Over the years in different secretarial posts, she learned she had a knack for managing multiple administrative projects. After moving to Atlanta, she worked as a senior administrative assistant at the Arthur Andersen Company, managing three senior partners. When that firm dissolved after the Enron scandal in 2001, Savage landed on her feet at KPMG before being recruited by the Coca-Cola Company.
While at Coke, she parlayed her managerial skills into a full-time job as budget analyst with the marketing department. It was a good job, but Savage realized she lacked an essential tool for her career at Coke. Despite years of experience, “I could only go so far,” she says. “I knew I had to get my degree.”
With the support of her husband, her daughter—and her employer—she decided to go to college, and she chose GPC.
It wasn’t easy going to college as an older adult, even with her decades of professional experience. She had to take a remedial math course because, while she was adept at adding and subtracting figures as part of her job, she had never tackled algebraic formulas.
Savage’s progress toward her degree is slow but steady, as she balances classes with her demanding job and home life. After this semester, she’ll have five more classes to take before she’s eligible for graduation. She plans to transfer to Georgia State University in spring 2014 to pursue her bachelor’s degree in finance/accounting.
“I’m thinking maybe I can do this,” she says with a grin.
Michael Washington has a dream of opening up an accounting firm with his wife and daughter. Now at age 50, that dream is becoming a reality, thanks to his commitment to college and a fierce study and work ethic.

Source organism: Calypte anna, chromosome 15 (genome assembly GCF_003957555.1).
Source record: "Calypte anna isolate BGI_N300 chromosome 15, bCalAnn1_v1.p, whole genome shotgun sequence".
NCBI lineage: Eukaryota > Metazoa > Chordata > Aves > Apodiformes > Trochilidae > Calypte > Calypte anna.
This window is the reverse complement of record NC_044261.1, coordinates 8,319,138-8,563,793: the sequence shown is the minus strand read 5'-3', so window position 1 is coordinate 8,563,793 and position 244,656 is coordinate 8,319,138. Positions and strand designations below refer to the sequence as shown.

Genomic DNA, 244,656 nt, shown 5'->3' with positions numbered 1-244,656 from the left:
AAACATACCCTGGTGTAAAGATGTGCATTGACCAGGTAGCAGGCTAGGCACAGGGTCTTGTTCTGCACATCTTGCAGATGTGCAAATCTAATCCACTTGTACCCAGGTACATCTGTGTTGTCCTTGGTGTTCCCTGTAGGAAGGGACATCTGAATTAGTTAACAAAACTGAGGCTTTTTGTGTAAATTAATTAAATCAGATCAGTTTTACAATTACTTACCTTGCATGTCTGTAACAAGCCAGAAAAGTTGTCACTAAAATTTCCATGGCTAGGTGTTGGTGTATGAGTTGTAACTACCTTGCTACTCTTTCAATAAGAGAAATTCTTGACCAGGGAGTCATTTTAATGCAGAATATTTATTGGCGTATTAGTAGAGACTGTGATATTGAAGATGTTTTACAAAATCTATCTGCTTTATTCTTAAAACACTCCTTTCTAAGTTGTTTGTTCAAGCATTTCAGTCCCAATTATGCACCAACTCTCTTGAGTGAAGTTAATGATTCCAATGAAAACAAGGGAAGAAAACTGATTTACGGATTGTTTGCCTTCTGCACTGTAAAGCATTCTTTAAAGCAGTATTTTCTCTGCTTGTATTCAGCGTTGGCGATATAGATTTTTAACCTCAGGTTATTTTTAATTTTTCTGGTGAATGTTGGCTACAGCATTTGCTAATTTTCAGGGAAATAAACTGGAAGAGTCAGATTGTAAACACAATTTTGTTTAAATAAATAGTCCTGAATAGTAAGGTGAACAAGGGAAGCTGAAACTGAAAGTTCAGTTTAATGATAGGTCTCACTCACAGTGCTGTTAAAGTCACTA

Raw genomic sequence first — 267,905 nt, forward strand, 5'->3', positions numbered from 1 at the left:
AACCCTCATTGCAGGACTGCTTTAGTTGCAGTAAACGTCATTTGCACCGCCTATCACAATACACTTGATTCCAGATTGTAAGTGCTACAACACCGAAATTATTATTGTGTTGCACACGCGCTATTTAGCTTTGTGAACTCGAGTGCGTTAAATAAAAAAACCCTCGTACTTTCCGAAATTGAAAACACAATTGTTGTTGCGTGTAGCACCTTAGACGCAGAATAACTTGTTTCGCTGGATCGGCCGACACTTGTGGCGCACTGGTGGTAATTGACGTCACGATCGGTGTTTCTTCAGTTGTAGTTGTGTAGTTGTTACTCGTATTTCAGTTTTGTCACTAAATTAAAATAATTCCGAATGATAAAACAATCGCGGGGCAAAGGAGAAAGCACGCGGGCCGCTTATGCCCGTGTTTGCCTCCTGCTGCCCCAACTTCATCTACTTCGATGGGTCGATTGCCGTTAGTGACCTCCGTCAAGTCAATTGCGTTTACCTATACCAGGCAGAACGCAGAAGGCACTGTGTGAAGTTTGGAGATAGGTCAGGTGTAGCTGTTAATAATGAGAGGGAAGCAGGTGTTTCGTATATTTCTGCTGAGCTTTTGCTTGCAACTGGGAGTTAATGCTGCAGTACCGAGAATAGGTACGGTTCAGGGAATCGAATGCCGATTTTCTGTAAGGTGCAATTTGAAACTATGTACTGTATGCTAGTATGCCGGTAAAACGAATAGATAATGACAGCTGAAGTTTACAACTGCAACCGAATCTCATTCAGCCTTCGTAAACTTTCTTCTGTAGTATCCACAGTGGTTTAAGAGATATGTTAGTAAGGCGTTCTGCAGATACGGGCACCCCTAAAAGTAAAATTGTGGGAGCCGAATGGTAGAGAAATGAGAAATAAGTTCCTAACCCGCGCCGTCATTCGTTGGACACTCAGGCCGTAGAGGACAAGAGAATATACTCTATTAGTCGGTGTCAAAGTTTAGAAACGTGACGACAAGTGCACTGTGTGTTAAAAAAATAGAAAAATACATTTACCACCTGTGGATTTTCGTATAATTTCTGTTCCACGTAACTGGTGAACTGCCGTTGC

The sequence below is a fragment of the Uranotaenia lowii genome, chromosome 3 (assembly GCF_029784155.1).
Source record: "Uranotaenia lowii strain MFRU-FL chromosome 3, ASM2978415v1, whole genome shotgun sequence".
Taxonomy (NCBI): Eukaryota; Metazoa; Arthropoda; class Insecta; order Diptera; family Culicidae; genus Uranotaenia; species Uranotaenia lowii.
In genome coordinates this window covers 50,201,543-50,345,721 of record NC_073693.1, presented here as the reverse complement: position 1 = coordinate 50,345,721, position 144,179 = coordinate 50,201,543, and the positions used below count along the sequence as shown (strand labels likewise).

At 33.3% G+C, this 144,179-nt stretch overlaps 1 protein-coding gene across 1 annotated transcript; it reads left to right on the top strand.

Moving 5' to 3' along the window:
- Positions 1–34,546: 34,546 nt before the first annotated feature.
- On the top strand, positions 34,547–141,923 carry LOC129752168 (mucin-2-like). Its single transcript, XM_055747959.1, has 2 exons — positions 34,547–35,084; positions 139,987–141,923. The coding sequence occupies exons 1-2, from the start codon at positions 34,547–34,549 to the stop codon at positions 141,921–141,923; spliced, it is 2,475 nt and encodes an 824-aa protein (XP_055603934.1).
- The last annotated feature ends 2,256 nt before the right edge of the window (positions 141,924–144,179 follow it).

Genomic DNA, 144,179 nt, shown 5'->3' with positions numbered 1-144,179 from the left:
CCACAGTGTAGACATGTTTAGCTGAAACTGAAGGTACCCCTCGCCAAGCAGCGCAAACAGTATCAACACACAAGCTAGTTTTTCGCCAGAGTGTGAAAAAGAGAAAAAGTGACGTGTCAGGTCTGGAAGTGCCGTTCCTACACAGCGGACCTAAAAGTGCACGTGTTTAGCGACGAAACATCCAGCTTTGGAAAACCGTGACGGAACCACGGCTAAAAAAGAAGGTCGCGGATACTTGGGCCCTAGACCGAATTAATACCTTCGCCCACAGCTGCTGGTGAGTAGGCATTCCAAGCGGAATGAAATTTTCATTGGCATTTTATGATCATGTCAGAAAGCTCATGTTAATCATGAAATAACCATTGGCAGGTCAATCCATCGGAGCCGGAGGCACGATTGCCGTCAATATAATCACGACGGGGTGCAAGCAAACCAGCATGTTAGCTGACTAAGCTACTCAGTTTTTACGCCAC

After his daughter enrolled at Georgia State to study accounting, Washington knew he needed to go back to college. It had been almost 24 years since he had dabbled in a few classes at a Rhode Island technical school before heading South with his wife and daughter.
Applying to college was a gradual decision for Washington. He had tackled multiple jobs while raising a family—from driving supervisor of a courier service to delivering papers for the Atlanta Journal-Constitution. But when his wife went back to school—she is now pursuing a master’s in accounting at Southern Polytechnic University—he saw a different future.
“Both of us were inspired by our daughter,” he says. Their daughter graduated last year and is now working as a manager in a tax office and studying for her CPA.
Washington enrolled at GPC in the spring of 2012. “When I was in high school, I was pretty good in math,” Washington says. Like his wife and daughter, he decided to pursue a degree in business.
These days, he juggles an eight-hour night shift at Bard Company in Covington, sterilizing medical devices. The company is supporting him with tuition assistance, he says. After work, he takes King’s Accounting II class on Decatur Campus plus other courses on GPC’s Newton Campus. He also has become active in campus life: he is chief justice for the Newton Student Government Association and is a member of Phi Theta Kappa.
Most days, you can find him studying in the GPC Decatur library until 8 p.m. An A student, Washington puts his heart and soul into accounting, serving as an example to other students, King says.
“I love the class—I put a lot of effort in it, and it’s challenging,” Washington says.